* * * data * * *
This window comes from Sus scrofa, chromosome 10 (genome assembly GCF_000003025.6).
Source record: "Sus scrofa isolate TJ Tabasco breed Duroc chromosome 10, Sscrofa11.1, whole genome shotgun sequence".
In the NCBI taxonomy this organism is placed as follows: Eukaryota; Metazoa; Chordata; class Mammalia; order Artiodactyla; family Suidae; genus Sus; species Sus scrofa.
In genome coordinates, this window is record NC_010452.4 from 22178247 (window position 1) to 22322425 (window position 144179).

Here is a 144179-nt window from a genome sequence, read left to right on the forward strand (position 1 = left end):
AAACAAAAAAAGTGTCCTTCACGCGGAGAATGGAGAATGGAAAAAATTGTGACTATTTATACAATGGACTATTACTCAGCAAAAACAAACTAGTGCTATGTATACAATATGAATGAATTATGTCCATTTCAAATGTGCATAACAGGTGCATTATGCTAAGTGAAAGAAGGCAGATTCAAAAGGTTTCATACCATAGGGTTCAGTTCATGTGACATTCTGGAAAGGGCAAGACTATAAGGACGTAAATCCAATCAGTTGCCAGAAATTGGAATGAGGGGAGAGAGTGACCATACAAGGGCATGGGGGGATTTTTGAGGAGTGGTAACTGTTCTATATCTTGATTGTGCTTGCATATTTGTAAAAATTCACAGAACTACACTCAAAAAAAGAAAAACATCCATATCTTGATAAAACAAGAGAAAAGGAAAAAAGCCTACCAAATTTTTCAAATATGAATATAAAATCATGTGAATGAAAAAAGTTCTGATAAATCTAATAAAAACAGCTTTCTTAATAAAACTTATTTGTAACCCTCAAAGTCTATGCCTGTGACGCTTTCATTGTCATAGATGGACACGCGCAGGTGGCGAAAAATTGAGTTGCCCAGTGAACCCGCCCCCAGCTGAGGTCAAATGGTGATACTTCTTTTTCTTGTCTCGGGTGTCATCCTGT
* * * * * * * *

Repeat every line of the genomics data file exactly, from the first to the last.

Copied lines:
This window comes from Sus scrofa, chromosome 10 (genome assembly GCF_000003025.6).
Source record: "Sus scrofa isolate TJ Tabasco breed Duroc chromosome 10, Sscrofa11.1, whole genome shotgun sequence".
In the NCBI taxonomy this organism is placed as follows: Eukaryota; Metazoa; Chordata; class Mammalia; order Artiodactyla; family Suidae; genus Sus; species Sus scrofa.
In genome coordinates, this window is record NC_010452.4 from 22178247 (window position 1) to 22322425 (window position 144179).

Here is a 144179-nt window from a genome sequence, read left to right on the forward strand (position 1 = left end):
AAACAAAAAAAGTGTCCTTCACGCGGAGAATGGAGAATGGAAAAAATTGTGACTATTTATACAATGGACTATTACTCAGCAAAAACAAACTAGTGCTATGTATACAATATGAATGAATTATGTCCATTTCAAATGTGCATAACAGGTGCATTATGCTAAGTGAAAGAAGGCAGATTCAAAAGGTTTCATACCATAGGGTTCAGTTCATGTGACATTCTGGAAAGGGCAAGACTATAAGGACGTAAATCCAATCAGTTGCCAGAAATTGGAATGAGGGGAGAGAGTGACCATACAAGGGCATGGGGGGATTTTTGAGGAGTGGTAACTGTTCTATATCTTGATTGTGCTTGCATATTTGTAAAAATTCACAGAACTACACTCAAAAAAAGAAAAACATCCATATCTTGATAAAACAAGAGAAAAGGAAAAAAGCCTACCAAATTTTTCAAATATGAATATAAAATCATGTGAATGAAAAAAGTTCTGATAAATCTAATAAAAACAGCTTTCTTAATAAAACTTATTTGTAACCCTCAAAGTCTATGCCTGTGACGCTTTCATTGTCATAGATGGACACGCGCAGGTGGCGAAAAATTGAGTTGCCCAGTGAACCCGCCCCCAGCTGAGGTCAAATGGTGATACTTCTTTTTCTTGTCTCGGGTGTCATCCTGT